Christy B's Reviews > The Love Letters of Mary Wollstonecraft to Gilbert Imlay

The Love Letters of Mary Wollstonecraft to Gilbert Imlay by Mary Wollstonecraft
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Jun 23, 12

bookshelves: non-fiction, letters
Read in June, 2012

These were absolutely fascinating. The letters are from June 1793 until December 1795.

At first, they're just normal letters with normal niceties from a woman to the man she loves, but they really get good once she starts to get the idea in her head that Imlay's starting to give her the kiss-off. She keeps saying that she'll never write him again, but then he writes her a few lines, to get her off his back, I suspect, and then she continues to write to him.

There is just a slew of emotions coming off these letters: anger, desperation, depression. She really writes some zingers when she's really angry:

December 30, 1794
The common run of men have such an ignoble way of thinking, that, if they debauch their hearts, and prostitute their persons, following perhaps a gust of inebriation, they suppose the wife, slave rather, whom they maintain, has no right to complain, and ought to receive the sultan, whenever he deigns to return, with open arms, though his have been polluted by half an hundred promiscuous amours during his absence.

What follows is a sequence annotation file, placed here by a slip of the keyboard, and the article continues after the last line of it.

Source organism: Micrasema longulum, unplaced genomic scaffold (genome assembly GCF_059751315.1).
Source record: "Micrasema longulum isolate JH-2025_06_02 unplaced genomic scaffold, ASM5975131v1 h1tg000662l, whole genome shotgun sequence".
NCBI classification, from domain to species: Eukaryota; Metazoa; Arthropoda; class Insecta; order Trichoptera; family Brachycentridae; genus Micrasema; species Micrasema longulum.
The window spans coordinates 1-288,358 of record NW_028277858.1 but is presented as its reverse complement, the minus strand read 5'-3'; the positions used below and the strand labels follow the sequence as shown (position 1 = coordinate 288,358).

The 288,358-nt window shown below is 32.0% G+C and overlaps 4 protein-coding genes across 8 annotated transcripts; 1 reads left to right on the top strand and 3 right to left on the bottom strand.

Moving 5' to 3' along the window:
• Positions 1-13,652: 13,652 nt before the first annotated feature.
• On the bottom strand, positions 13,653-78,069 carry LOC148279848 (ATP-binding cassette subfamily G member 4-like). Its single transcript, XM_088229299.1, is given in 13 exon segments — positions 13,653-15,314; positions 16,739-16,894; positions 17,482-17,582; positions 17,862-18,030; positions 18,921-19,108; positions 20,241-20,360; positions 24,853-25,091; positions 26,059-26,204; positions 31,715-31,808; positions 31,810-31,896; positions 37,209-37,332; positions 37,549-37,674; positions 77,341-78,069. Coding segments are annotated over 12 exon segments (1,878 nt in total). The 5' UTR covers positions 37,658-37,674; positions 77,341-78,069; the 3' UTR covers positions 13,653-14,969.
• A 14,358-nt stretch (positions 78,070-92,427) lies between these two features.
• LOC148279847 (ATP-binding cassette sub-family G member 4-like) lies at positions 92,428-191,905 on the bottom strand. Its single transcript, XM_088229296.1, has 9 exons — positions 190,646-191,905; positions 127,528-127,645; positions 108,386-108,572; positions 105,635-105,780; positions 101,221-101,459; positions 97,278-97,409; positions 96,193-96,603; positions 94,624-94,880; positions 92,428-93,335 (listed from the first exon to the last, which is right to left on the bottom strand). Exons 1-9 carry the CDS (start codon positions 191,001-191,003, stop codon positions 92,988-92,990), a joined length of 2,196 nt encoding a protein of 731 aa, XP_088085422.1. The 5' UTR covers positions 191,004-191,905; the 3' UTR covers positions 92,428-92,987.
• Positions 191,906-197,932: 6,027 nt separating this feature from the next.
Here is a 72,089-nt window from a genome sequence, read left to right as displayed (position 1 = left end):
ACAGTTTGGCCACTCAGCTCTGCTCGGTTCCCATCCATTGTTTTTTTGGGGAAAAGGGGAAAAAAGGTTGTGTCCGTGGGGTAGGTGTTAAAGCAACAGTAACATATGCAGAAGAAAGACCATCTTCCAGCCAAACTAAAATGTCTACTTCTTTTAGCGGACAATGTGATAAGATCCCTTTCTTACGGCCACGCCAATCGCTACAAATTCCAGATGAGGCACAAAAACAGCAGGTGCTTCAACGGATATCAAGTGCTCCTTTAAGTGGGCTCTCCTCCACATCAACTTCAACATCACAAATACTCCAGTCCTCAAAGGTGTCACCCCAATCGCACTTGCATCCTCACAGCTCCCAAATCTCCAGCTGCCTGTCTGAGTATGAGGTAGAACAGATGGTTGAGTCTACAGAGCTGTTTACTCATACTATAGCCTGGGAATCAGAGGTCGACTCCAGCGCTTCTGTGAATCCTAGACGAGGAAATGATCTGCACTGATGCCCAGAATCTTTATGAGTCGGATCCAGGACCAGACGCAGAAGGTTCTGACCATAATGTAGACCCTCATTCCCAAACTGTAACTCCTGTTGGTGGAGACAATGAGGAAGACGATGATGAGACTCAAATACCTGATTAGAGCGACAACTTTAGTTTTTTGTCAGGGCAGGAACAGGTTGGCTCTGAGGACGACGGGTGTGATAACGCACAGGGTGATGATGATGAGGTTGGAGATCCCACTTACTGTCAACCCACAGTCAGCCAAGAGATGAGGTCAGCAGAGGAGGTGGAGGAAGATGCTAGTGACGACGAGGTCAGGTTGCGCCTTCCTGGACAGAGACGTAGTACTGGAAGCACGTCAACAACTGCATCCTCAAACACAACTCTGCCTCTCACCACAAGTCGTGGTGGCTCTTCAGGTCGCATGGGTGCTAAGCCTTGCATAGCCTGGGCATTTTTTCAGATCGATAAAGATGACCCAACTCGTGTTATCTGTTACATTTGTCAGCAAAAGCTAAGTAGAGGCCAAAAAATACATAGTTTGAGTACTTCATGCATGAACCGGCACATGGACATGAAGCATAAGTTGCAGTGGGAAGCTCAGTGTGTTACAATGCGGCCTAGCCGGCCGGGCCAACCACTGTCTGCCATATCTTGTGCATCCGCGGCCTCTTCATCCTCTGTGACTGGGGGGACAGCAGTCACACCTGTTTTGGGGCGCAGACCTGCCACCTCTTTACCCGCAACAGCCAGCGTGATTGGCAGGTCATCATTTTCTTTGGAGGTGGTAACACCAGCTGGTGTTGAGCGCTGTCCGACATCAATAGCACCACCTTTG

And then there's October 4, 1795, when it's clear that Mary is beyond distraught:

Do not keep me in suspense-I expect nothing from you, or any human being: my die is cast-I have fortitude enough to determine to do my duty; yet I cannot raise my depressed spirits, or calm my trembling heart-That being who moulded it thus, knows that I am unable to tear up by the roots the propensity to affection which has been the torment of my life-but life will have an end!

And it's obvious, that around here, she start to make illusions to suicide. In a letter written in November of 1795 she says things like:

When you receive this, my burning head will be cold.

But I shall plunge myself into the Thames where there is the least chance of my being snatched from the death I seek.

Obviously, this is written before she does throw herself in the Thames, but is rescued. It felt kind of invasive reading these words. Obviously, these letters weren't written with publication in mind. They are written in a raw, emotional way.

In the next letter, after she tries to drown herself, she says:

I have only to lament, that, when the bitterness of death was past, I was inhumanly brought back to life and misery.

I will stop here, or I'll just continue quoting. This collection of letters is available online for free, and I read them on my nook. I highly recommend them.
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